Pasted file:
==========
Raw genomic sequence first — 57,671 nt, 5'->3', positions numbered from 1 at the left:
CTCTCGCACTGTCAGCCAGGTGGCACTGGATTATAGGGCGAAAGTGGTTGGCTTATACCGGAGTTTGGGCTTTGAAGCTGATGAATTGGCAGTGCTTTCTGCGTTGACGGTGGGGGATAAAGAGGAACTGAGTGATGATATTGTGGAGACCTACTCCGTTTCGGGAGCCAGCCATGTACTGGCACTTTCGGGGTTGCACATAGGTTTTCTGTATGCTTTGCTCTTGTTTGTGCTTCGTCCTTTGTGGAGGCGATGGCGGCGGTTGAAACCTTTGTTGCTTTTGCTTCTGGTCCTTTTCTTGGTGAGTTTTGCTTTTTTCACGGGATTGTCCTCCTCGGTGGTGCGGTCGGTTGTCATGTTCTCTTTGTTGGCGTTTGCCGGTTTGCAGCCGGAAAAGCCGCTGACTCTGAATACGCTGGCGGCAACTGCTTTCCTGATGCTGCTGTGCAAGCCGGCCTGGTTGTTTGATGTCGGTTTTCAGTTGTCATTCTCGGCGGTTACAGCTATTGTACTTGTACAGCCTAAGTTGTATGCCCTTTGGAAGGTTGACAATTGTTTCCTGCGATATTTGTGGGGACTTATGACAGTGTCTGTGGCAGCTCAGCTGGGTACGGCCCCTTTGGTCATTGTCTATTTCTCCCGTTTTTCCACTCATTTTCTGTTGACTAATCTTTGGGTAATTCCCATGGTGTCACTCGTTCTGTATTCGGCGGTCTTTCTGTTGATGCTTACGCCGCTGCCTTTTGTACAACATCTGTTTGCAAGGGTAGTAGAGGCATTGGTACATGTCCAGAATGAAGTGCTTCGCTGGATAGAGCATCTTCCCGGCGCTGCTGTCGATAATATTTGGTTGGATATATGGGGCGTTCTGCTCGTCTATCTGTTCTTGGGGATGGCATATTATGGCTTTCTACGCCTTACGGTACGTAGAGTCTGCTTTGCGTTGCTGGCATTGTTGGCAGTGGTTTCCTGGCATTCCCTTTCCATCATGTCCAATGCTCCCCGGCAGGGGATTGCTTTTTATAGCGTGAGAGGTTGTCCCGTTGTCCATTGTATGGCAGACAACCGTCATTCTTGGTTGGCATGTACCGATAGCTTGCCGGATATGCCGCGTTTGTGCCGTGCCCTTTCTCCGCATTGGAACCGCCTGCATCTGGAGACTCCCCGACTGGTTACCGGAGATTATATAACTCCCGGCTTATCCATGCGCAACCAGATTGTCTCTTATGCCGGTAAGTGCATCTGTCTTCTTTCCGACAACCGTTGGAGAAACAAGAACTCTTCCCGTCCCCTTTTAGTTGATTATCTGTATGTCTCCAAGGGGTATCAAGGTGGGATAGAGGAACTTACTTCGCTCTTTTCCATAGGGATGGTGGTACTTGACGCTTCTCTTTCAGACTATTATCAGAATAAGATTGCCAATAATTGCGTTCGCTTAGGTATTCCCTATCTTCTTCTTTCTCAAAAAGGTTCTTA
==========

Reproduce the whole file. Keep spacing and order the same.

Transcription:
Raw genomic sequence first — 57,671 nt, 5'->3', positions numbered from 1 at the left:
CTCTCGCACTGTCAGCCAGGTGGCACTGGATTATAGGGCGAAAGTGGTTGGCTTATACCGGAGTTTGGGCTTTGAAGCTGATGAATTGGCAGTGCTTTCTGCGTTGACGGTGGGGGATAAAGAGGAACTGAGTGATGATATTGTGGAGACCTACTCCGTTTCGGGAGCCAGCCATGTACTGGCACTTTCGGGGTTGCACATAGGTTTTCTGTATGCTTTGCTCTTGTTTGTGCTTCGTCCTTTGTGGAGGCGATGGCGGCGGTTGAAACCTTTGTTGCTTTTGCTTCTGGTCCTTTTCTTGGTGAGTTTTGCTTTTTTCACGGGATTGTCCTCCTCGGTGGTGCGGTCGGTTGTCATGTTCTCTTTGTTGGCGTTTGCCGGTTTGCAGCCGGAAAAGCCGCTGACTCTGAATACGCTGGCGGCAACTGCTTTCCTGATGCTGCTGTGCAAGCCGGCCTGGTTGTTTGATGTCGGTTTTCAGTTGTCATTCTCGGCGGTTACAGCTATTGTACTTGTACAGCCTAAGTTGTATGCCCTTTGGAAGGTTGACAATTGTTTCCTGCGATATTTGTGGGGACTTATGACAGTGTCTGTGGCAGCTCAGCTGGGTACGGCCCCTTTGGTCATTGTCTATTTCTCCCGTTTTTCCACTCATTTTCTGTTGACTAATCTTTGGGTAATTCCCATGGTGTCACTCGTTCTGTATTCGGCGGTCTTTCTGTTGATGCTTACGCCGCTGCCTTTTGTACAACATCTGTTTGCAAGGGTAGTAGAGGCATTGGTACATGTCCAGAATGAAGTGCTTCGCTGGATAGAGCATCTTCCCGGCGCTGCTGTCGATAATATTTGGTTGGATATATGGGGCGTTCTGCTCGTCTATCTGTTCTTGGGGATGGCATATTATGGCTTTCTACGCCTTACGGTACGTAGAGTCTGCTTTGCGTTGCTGGCATTGTTGGCAGTGGTTTCCTGGCATTCCCTTTCCATCATGTCCAATGCTCCCCGGCAGGGGATTGCTTTTTATAGCGTGAGAGGTTGTCCCGTTGTCCATTGTATGGCAGACAACCGTCATTCTTGGTTGGCATGTACCGATAGCTTGCCGGATATGCCGCGTTTGTGCCGTGCCCTTTCTCCGCATTGGAACCGCCTGCATCTGGAGACTCCCCGACTGGTTACCGGAGATTATATAACTCCCGGCTTATCCATGCGCAACCAGATTGTCTCTTATGCCGGTAAGTGCATCTGTCTTCTTTCCGACAACCGTTGGAGAAACAAGAACTCTTCCCGTCCCCTTTTAGTTGATTATCTGTATGTCTCCAAGGGGTATCAAGGTGGGATAGAGGAACTTACTTCGCTCTTTTCCATAGGGATGGTGGTACTTGACGCTTCTCTTTCAGACTATTATCAGAATAAGATTGCCAATAATTGCGTTCGCTTAGGTATTCCCTATCTTCTTCTTTCTCAAAAAGGTTCTTA